In this article, we will discuss about the fascinating adaptive immune system. The It is a network of cells and organs that provide defense to the body against foreign particles. It provides a high specific immune response. We will discuss about the components and mechanism of this immune system. We will also provide references to learn and acknowledge the concept of adaptive immunity.
INTRODUCTION-ADAPTIVE IMMUNE SYSTEM:
An intricate network of molecules and cells known as the adaptive immune system is vital to the body’s defense against pathogens such bacteria, viruses, fungi, and parasites. It responds to invasive pathogens in a highly particular and customized manner, in contrast to the innate immune system, which offers quick, general defense mechanisms.
COMPONENTS OF ADAPTIVE IMMUNE SYSTEM:
The two main lymphocyte subtypes that make up the this system are B cells and T cells. T cells organize immune responses and launch direct attacks on infected cells, whereas B cells are in charge of making antibodies.
2. ANTIGEN PRESENTING CELLS:
These cells, which include B cells, dendritic cells, and macrophages, collect and deliver antigens to lymphocytes, triggering an immunological reaction. APCs are essential for stimulating T cells and encouraging B cells to produce antibodies.
3. MAJOR HISTOCOMPATIBILITY COMPLAXES:
T cells are presented with antigens by MHC molecules, sometimes referred to as human leukocyte antigens (HLAs). MHC class I molecules bind to CD8+ T cells, also known as cytotoxic T cells, whereas class II molecules bind to CD4+ T cells, also known as helper T cells.
MECHANISMS OF ADAPTIVE IMMUNE SYSTEM:
1. ANTIBODY-MEDIATED IMMUNITY:
In order to label pathogens for destruction by other immune cells or to trigger the complement system and eradicate the pathogen directly, B cells make antibodies that identify and bind to specific antigens on pathogens.
2. CELL MEDIATED IMMUNITY:
T lymphocytes are essential for cell-mediated immunity. Helper T cells aid in the coordination of immune responses by secreting cytokines and stimulating other immune cells, whereas cytotoxic T cells kill diseased or aberrant cells directly.
3. MEMORY RESPONSE:
The ability of the this system to develop immunological memory is one of its defining characteristics. The immune system produces certain B and T cells when it comes into contact with a disease for the first time. These cells can react quickly to future exposures, resulting in a quicker and more potent immune response.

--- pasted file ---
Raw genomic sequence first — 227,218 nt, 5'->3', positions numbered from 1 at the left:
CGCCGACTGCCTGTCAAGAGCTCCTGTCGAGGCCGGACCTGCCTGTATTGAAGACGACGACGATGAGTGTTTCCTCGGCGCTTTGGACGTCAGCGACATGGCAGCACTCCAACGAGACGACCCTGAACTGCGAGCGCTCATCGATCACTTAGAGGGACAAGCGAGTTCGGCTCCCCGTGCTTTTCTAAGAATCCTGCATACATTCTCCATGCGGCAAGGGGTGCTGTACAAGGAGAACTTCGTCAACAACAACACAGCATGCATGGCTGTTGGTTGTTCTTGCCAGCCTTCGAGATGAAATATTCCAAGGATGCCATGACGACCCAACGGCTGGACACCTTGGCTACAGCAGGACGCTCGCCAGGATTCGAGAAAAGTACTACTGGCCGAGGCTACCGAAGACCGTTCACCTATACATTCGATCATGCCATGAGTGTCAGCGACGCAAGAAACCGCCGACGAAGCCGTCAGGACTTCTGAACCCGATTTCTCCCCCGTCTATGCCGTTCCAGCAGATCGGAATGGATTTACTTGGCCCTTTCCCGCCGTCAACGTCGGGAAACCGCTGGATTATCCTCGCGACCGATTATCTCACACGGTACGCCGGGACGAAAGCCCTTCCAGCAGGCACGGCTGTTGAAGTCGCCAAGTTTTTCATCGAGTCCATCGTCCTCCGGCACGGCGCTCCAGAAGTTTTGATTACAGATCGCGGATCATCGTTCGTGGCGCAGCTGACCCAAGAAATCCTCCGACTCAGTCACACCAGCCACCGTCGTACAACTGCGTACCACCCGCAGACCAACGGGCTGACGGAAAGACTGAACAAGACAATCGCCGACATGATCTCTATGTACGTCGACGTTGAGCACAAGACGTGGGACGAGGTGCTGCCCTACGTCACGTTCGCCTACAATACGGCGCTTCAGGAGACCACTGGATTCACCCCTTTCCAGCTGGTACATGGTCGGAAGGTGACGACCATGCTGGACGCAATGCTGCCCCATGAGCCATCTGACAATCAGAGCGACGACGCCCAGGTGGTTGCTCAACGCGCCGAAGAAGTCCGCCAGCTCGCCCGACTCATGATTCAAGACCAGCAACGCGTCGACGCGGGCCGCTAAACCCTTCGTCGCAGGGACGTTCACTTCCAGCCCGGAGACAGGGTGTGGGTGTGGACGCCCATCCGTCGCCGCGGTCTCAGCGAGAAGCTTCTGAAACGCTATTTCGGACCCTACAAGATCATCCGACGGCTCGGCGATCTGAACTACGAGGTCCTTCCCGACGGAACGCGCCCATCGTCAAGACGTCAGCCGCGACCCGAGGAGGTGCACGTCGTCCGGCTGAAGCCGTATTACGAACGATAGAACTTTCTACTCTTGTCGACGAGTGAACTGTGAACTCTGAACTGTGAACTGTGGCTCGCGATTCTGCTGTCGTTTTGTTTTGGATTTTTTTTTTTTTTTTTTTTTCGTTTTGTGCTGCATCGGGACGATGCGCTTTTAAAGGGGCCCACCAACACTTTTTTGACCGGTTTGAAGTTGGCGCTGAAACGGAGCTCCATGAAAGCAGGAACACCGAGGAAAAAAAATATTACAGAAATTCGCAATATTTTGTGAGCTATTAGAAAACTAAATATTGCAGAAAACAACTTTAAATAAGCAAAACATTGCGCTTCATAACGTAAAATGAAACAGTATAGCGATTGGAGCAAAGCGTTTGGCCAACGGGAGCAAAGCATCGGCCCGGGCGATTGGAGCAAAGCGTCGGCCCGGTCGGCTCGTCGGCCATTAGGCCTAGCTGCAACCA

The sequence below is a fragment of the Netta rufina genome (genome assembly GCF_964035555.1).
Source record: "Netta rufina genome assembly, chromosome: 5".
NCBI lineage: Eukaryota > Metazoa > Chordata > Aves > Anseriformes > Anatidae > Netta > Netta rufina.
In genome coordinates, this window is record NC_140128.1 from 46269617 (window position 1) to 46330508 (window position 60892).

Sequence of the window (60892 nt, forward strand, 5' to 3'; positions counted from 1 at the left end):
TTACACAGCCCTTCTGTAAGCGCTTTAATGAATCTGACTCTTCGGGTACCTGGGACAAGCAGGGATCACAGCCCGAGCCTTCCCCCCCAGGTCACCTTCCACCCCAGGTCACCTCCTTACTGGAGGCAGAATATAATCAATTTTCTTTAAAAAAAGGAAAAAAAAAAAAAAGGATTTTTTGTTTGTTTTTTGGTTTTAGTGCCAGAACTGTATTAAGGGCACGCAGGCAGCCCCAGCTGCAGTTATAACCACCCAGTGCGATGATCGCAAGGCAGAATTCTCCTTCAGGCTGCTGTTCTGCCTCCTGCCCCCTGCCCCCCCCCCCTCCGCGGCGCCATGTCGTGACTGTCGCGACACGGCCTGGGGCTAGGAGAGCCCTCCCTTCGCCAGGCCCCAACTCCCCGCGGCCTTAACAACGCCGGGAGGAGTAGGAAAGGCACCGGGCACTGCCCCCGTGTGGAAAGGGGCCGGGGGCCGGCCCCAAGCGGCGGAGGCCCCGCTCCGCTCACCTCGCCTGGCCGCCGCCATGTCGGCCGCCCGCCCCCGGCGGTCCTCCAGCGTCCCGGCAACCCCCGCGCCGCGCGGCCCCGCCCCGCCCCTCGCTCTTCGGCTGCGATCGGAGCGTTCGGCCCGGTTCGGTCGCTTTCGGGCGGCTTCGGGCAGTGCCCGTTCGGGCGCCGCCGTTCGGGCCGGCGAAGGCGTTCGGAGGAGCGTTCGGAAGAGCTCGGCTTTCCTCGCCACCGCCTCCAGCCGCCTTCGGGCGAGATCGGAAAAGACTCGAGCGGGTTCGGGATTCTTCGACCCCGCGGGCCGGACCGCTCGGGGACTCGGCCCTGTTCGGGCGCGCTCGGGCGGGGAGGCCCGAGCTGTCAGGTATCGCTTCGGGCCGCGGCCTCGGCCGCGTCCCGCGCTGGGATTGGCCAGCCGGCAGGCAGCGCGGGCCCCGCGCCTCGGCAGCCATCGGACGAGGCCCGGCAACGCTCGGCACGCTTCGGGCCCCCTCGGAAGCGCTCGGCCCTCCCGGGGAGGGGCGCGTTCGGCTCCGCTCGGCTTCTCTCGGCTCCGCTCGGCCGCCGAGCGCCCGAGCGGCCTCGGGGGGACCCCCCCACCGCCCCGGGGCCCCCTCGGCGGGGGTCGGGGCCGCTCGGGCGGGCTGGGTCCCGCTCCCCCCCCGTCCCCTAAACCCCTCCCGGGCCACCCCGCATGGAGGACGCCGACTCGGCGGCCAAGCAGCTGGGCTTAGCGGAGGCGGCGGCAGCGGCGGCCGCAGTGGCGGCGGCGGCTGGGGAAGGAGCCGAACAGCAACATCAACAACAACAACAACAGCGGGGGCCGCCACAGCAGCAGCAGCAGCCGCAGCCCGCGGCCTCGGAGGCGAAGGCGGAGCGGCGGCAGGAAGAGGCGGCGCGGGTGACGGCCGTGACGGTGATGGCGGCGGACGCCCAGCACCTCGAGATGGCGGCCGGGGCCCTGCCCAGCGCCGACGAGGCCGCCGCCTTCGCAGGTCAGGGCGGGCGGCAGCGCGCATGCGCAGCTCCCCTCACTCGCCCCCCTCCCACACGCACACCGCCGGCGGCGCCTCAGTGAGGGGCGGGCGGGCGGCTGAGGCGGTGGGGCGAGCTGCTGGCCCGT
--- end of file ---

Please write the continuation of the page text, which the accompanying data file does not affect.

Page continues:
SIGNIFICANCE OF ADAPTIVE IMMUNE SYSTEM IN HEALTH AND DISEASE:
Long-lasting defense against a variety of pathogens, such as bacteria, viruses, fungi, and parasites, is offered by the adaptive immune system. Vaccination confers immunity against infectious diseases by utilizing the concepts of adaptive immunity. Autoimmune illnesses arise when the defense system mistakenly targets healthy tissues and cells due to dysregulation of the adaptive immune system. Lupus, multiple sclerosis, and rheumatoid arthritis are a few examples. Through the use of immunological checkpoint inhibitors, chimeric antigen receptor (CAR) T cell therapy, and cancer vaccines, which use the defense system to target and eradicate cancer cells, the concepts of adaptive immunity have transformed the treatment of cancer.
The defense system known as the adaptive immune system is an amazing defense mechanism that protects the body from diseases in a particular and targeted manner while preserving tolerance to the host. Developing novel therapeutic techniques against infectious diseases, autoimmune disorders, and cancer requires an understanding of its components and mechanisms.
Janeway CA Jr, Travers P, Walport M, et al. Immunobiology: The Immune System in Health and Disease. 5th edition. New York: Garland Science; 2001. https://www.ncbi.nlm.nih.gov/books/NBK10757/
Abbas AK, Lichtman AH, Pillai S. Cellular and Molecular Immunology. 9th edition. Philadelphia, PA: Elsevier; 2017. https://evolve.elsevier.com/cs/product/9780323479783?role=student
Restifo NP, Dudley ME, Rosenberg SA. Adoptive immunotherapy for cancer: harnessing the T cell response. Nat Rev Immunol. 2012;12(4):269-281. doi:10.1038/nri3191 https://pubmed.ncbi.nlm.nih.gov/22437939/